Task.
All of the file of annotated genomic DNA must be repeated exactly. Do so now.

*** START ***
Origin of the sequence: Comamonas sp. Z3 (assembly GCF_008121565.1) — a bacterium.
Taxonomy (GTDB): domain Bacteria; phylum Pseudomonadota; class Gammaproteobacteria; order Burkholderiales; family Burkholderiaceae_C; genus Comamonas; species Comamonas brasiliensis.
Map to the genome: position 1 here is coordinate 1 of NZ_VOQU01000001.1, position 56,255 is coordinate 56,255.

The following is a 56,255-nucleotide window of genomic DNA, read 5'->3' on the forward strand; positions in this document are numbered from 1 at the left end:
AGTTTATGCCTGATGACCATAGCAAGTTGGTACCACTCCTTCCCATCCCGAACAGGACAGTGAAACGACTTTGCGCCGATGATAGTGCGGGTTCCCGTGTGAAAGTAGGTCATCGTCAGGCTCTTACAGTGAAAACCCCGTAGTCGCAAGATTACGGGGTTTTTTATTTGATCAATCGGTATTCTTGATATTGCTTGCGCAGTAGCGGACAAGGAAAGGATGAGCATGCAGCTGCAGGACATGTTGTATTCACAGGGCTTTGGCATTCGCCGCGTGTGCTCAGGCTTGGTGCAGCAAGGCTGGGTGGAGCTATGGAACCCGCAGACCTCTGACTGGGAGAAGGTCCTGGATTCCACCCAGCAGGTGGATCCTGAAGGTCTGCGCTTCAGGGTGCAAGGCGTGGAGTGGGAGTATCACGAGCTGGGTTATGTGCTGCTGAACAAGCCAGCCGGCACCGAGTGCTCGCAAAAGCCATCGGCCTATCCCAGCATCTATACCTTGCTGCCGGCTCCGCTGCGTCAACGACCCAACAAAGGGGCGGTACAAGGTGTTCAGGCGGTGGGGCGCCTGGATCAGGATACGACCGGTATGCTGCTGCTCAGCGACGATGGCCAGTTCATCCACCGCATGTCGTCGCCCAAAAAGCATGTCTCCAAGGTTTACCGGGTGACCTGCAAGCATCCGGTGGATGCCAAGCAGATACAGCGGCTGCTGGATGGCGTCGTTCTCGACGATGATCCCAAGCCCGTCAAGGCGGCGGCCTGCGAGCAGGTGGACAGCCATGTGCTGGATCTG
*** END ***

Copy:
Origin of the sequence: Comamonas sp. Z3 (assembly GCF_008121565.1) — a bacterium.
Taxonomy (GTDB): domain Bacteria; phylum Pseudomonadota; class Gammaproteobacteria; order Burkholderiales; family Burkholderiaceae_C; genus Comamonas; species Comamonas brasiliensis.
Map to the genome: position 1 here is coordinate 1 of NZ_VOQU01000001.1, position 56,255 is coordinate 56,255.

The following is a 56,255-nucleotide window of genomic DNA, read 5'->3' on the forward strand; positions in this document are numbered from 1 at the left end:
AGTTTATGCCTGATGACCATAGCAAGTTGGTACCACTCCTTCCCATCCCGAACAGGACAGTGAAACGACTTTGCGCCGATGATAGTGCGGGTTCCCGTGTGAAAGTAGGTCATCGTCAGGCTCTTACAGTGAAAACCCCGTAGTCGCAAGATTACGGGGTTTTTTATTTGATCAATCGGTATTCTTGATATTGCTTGCGCAGTAGCGGACAAGGAAAGGATGAGCATGCAGCTGCAGGACATGTTGTATTCACAGGGCTTTGGCATTCGCCGCGTGTGCTCAGGCTTGGTGCAGCAAGGCTGGGTGGAGCTATGGAACCCGCAGACCTCTGACTGGGAGAAGGTCCTGGATTCCACCCAGCAGGTGGATCCTGAAGGTCTGCGCTTCAGGGTGCAAGGCGTGGAGTGGGAGTATCACGAGCTGGGTTATGTGCTGCTGAACAAGCCAGCCGGCACCGAGTGCTCGCAAAAGCCATCGGCCTATCCCAGCATCTATACCTTGCTGCCGGCTCCGCTGCGTCAACGACCCAACAAAGGGGCGGTACAAGGTGTTCAGGCGGTGGGGCGCCTGGATCAGGATACGACCGGTATGCTGCTGCTCAGCGACGATGGCCAGTTCATCCACCGCATGTCGTCGCCCAAAAAGCATGTCTCCAAGGTTTACCGGGTGACCTGCAAGCATCCGGTGGATGCCAAGCAGATACAGCGGCTGCTGGATGGCGTCGTTCTCGACGATGATCCCAAGCCCGTCAAGGCGGCGGCCTGCGAGCAGGTGGACAGCCATGTGCTGGATCTG